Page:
Readers . . . may not be able to identify why they’re not compelled by a book. . . . . BUT. They know when a book is good enough to not only finish but recommend to their friends.

Of course I totally agree! Vehemently, even! But I’m not necessarily the archetype for American readers or anything like that, because I’m pretty sure I’m way more turned off by poor writing quality than most readers.

From time to time you see a discussion about which matters more: pure storytelling or quality of the writing.

And most commenters declare that storytelling is primary and good writing is icing on the cake. And I sort of agree, in only in a yes-but-not-really kind of way.

I’d argue that without a certain level of writing quality, the story itself just cannot be well told. At least, not in written form.

Just what that certain level is . . . that’s a different question, of course! Higher than many self-published books (probably), lower than Twilight . . . in there somewhere.

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Blog / The Craft of Writing

Coming up with ideas —

Of course you hear from time to time about prospective writers being nervous that somebody — an agent or editor or whoever — will try to steal their ideas. Or the other way around: somebody wants to sell you his great idea and then all you have to do is write the book! I actually got this offer for the first time a little while ago. (I didn’t actually laugh, but I admit to rolling my eyes.)

Ideas are thick on the ground! For me, they are in particular scattered abundantly through the pages of every book I pick up, even the books that won’t necessarily make my Top Ten List for the year. I thought it might be interesting to show how you can lift ideas from wherever and stir them briskly together to create neat ideas of your own, so here goes!

This weekend, I read THE TIN PRINCESS by Philip Pullman. To be honest, I found the ending disappointing — though not quite as disappointing as an “And then she woke up” ending. (Those are the WORST.) Not that I want to put anybody off the story if they like Pullman and were thinking of looking this one up or something. The story has a lot of good things about it and it’s not like it ends up with all the main characters in a heap of bodies or anything.

But check out this particular bit of description, my favorite passage in the book:

“In the oldest parts [of the city] there weren’t even any streets: The buildings were all jumbled together. According to one tale, the houses would give themselves a shake overnight and turn up somewhere quite different in the morning. According to another, the mists from the river played tricks with the appearance of things: they dissolved statues, altered house names, etched new designs into doorposts and window frames.”

Now, in Pullman’s story, none of that is literally true. But what a great idea! Houses and maybe streets that shift from place to place, and maybe rain instead of mist to dissolve landmarks and etch new designs on houses and other buildings . . . it’s a GREAT idea. For a setting, of course. Now, how about a character to put in this city of shifting buildings and dissolving landmarks?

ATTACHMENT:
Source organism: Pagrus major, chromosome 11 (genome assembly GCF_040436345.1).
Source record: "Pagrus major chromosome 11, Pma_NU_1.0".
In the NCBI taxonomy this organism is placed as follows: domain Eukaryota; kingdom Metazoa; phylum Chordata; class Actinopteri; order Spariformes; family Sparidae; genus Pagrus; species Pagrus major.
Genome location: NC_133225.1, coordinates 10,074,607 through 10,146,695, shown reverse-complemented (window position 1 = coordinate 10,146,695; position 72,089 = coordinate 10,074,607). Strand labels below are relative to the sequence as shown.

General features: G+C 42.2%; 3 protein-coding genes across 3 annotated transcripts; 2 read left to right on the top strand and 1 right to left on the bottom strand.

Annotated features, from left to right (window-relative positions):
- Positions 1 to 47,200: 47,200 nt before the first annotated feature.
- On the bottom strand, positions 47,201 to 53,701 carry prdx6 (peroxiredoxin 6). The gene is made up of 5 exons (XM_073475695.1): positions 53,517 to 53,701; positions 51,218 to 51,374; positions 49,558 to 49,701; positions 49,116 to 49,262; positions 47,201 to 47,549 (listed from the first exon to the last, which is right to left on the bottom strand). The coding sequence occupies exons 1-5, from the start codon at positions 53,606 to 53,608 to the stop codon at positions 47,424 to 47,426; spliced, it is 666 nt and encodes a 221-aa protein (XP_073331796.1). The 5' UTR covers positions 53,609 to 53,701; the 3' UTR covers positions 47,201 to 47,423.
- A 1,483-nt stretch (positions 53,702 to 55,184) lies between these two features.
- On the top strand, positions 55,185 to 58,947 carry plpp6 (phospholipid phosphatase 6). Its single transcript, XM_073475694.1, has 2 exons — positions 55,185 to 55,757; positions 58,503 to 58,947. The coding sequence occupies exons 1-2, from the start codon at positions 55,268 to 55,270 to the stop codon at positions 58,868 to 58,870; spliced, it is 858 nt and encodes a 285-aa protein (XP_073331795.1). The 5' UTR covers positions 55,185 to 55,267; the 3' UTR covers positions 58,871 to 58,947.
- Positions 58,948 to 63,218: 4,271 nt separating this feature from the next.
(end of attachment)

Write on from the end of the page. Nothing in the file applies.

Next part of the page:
I also just finished Michelle West’s HUNTER’S OATH and HUNTER’S DEATH. Not my favorite stories ever, but good, and I particularly loved the way the first book started, with a child thief being deliberately lured into trying to steal from the wrong man. Then there’s this great scene of pursuit through the city, with the man using dogs only a step removed from the Hounds of the Wild Hunt to track the thief. I really liked that! All this tension and action and yet the reader, if not the protagonist, knows all the time that the hunter is maybe a bit high-handed but not evil or anything. So it’s exciting without being scary, right?

Okay, a child thief isn’t exactly a new idea, but I’ve always liked thief characters, so why not go for it? Let’s drop a child thief into our shifting city, maybe a girl instead of a boy, and have her snagged by a mysterious but powerful person for reasons of his own. (Or maybe her own?) And let’s not use dogs. Maybe hawks? Wouldn’t that be neat? Oh! Maybe little bitty miniature dragons? Not cute charming ones like Anne McCaffrey’s fire lizards, but scary little things, all sharp talons and black knife-edged scales and gleaming slit-pupilled eyes.

What kind of woman might have little dragons for familiars or pets or companions or whatever? A wizard or mage? Maybe the priestess of some god? Maybe the servant of a BIG dragon somewhere? That could go in all kinds of directions depending on what we want the BIG dragon to be like.

What can we do to make our child thief interesting and engaging? Don’t want her getting lost in the crowd of child thieves, right?